Right Side View

And thanks to the long, 1480mm wheelbase, the Hayabusa feels stable while at it. For 2021, Suzuki has kept the frame and swingarm the same, only making changes to the sub-frame to distribute the 266kg kerb weight evenly. While that number on the scale isn’t like your regular GSX-R, on the go, the weight is hardly noticeable and the tweaks have made it a slightly better handler than before. The turn-ins are sharper yet predictable and the corner speed it manages to carry is impressive for a motorcycle of this size. 

Technology

Front View

The 2021 Suzuki Hayabusa’s extensive internal transformation deserves a special mention. And the cornerstone of these updates is the introduction of the six-axis IMU. The unit has opened the floodgates to a comprehensive list of electronic rider aids and the Hayabusa boasts of three ride modes listed as A, B, and C. Mode C offers a gentle throttle response, noticeably reduced power output, and 10 levels of traction control and wheelie control as well as 3 level engine brake control. While this mode is quite restrictive, I found this the most useable mode while riding in the city.  

TFT / Instrument Cluster

On the other hand, on mode B the Busa feels slightly more free with linear throttle response. However, with mode A displayed on the square-ish colour TFT fixed between the analogue clocks, the Suzuki Hayabusa goes fully mental with the least intervention from the electronics and the sharpest throttle feedback. But that’s not all, the motorcycle also has three additional user customisable modes that allow the rider to personalize the intervention of the electronic aids for what is essentially a no holds barred ride.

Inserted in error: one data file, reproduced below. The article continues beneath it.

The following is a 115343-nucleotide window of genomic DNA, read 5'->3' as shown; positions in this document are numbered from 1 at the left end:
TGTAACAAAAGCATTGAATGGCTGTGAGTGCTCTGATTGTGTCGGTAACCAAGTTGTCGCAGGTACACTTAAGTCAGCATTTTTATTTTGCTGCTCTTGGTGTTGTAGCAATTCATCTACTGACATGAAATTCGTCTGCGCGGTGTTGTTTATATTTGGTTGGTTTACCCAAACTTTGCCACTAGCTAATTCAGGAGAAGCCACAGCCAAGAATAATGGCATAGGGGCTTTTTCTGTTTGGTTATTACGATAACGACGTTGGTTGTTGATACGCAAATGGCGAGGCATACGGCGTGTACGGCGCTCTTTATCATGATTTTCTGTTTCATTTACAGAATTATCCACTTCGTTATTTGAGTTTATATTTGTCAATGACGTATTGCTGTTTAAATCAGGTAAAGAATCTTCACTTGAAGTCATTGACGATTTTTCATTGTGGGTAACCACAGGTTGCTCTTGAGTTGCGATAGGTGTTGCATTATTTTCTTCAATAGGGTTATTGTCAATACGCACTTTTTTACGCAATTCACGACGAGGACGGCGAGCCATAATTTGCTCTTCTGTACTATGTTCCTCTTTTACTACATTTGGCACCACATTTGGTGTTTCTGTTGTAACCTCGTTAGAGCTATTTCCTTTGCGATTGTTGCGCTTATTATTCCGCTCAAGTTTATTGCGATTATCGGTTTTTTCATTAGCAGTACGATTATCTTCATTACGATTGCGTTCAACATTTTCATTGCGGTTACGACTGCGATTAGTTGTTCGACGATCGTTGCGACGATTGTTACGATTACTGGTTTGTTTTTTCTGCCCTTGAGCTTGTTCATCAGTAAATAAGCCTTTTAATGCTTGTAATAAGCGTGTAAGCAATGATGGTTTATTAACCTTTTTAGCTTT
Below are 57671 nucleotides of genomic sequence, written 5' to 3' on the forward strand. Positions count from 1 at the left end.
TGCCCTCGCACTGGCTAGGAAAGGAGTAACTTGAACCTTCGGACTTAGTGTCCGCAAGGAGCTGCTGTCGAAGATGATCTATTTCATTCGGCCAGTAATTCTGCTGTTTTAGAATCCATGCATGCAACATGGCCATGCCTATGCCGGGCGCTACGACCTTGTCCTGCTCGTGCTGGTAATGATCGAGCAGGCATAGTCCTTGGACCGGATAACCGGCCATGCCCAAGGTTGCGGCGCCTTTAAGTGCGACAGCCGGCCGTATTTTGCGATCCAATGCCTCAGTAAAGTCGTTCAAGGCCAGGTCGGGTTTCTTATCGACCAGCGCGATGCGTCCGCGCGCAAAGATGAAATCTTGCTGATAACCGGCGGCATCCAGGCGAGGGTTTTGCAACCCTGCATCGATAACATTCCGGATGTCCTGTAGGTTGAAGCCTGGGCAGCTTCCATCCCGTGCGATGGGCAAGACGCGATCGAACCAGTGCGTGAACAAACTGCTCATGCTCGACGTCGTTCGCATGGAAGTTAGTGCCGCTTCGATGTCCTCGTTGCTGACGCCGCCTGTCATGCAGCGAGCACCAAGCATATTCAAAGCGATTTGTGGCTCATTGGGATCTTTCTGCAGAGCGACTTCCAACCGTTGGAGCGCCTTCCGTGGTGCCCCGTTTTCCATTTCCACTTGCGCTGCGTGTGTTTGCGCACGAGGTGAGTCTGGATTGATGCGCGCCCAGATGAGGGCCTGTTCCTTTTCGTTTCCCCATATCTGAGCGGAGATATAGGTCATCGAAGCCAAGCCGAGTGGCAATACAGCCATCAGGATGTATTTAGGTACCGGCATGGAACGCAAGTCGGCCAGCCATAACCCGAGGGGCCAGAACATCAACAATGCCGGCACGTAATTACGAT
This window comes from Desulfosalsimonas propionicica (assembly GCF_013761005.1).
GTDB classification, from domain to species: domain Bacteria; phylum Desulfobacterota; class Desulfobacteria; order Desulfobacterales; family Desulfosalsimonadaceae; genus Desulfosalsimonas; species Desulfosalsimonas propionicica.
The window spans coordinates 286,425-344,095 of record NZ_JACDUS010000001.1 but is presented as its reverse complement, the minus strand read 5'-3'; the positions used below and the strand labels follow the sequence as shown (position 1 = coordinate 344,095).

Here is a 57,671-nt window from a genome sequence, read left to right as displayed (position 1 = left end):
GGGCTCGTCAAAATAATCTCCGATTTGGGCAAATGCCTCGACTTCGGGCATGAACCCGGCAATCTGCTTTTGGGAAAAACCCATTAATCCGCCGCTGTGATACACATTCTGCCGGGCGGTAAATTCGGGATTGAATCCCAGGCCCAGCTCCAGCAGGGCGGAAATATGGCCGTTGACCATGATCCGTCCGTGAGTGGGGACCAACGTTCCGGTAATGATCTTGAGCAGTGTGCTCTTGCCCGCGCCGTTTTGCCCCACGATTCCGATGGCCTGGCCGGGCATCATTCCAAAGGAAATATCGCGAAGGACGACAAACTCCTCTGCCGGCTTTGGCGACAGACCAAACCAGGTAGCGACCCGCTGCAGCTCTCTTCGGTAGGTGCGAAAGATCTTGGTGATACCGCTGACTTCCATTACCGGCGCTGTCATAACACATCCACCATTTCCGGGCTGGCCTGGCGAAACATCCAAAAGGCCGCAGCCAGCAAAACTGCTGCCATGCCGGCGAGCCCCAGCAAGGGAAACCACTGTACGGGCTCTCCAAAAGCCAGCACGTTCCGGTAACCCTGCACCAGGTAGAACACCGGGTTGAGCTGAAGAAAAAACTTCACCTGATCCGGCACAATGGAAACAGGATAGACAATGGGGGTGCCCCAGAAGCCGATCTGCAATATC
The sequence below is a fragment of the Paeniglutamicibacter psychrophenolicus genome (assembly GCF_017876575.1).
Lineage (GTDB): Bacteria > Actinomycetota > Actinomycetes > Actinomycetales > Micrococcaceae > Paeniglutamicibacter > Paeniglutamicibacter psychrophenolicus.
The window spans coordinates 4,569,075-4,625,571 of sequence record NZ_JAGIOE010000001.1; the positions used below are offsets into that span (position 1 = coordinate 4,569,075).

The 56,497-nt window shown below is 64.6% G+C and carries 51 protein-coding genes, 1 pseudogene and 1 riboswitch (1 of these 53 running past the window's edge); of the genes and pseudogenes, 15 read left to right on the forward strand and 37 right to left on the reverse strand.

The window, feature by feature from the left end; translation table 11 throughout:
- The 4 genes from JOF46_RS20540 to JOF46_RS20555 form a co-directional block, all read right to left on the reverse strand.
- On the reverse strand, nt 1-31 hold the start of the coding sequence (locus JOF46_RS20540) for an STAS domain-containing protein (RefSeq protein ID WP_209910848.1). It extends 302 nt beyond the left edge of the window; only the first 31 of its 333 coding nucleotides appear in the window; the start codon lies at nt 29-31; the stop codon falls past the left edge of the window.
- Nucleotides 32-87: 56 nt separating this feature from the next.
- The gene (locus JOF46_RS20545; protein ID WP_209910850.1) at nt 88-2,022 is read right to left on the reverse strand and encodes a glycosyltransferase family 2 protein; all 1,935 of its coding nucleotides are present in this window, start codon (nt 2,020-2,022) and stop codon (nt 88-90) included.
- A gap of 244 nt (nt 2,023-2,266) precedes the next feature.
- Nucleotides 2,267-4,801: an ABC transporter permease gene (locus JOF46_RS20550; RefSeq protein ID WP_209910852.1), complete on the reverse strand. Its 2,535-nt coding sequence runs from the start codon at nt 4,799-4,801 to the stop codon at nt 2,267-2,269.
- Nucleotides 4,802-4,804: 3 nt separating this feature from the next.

TFT / Instrument Cluster

Besides this, the Hayabusa now boasts of a cruise control system to facilitate its sport-touring side. You also get a hill assist and a three-stage launch control system that Suzuki has added to address the concerns of the quarter-mile racers. This system is by far the easiest to activate- by simply holding down the start switch.

Fuel Efficiency

Left Side View

While we did not test the fuel efficiency on our test route like we usually do, we did calculate the average after every fuel up. In the city, the Hayabusa managed to return around 12.3-13.2kmpl. However, on the highway, it returned an impressive 19-21kmpl cruising at 130-140kmph. 

Our Take

Right Side View

The 2021 Hayabusa continues to feel like a versatile motorcycle now more than ever and is worthy of the legacy it carries. While it is not the 230bhp turbocharged monster everyone was expecting, the 2021 Busa takes all the things it did previously, a step above. It is easy to ride in the city compared to most other big bikes despite its size.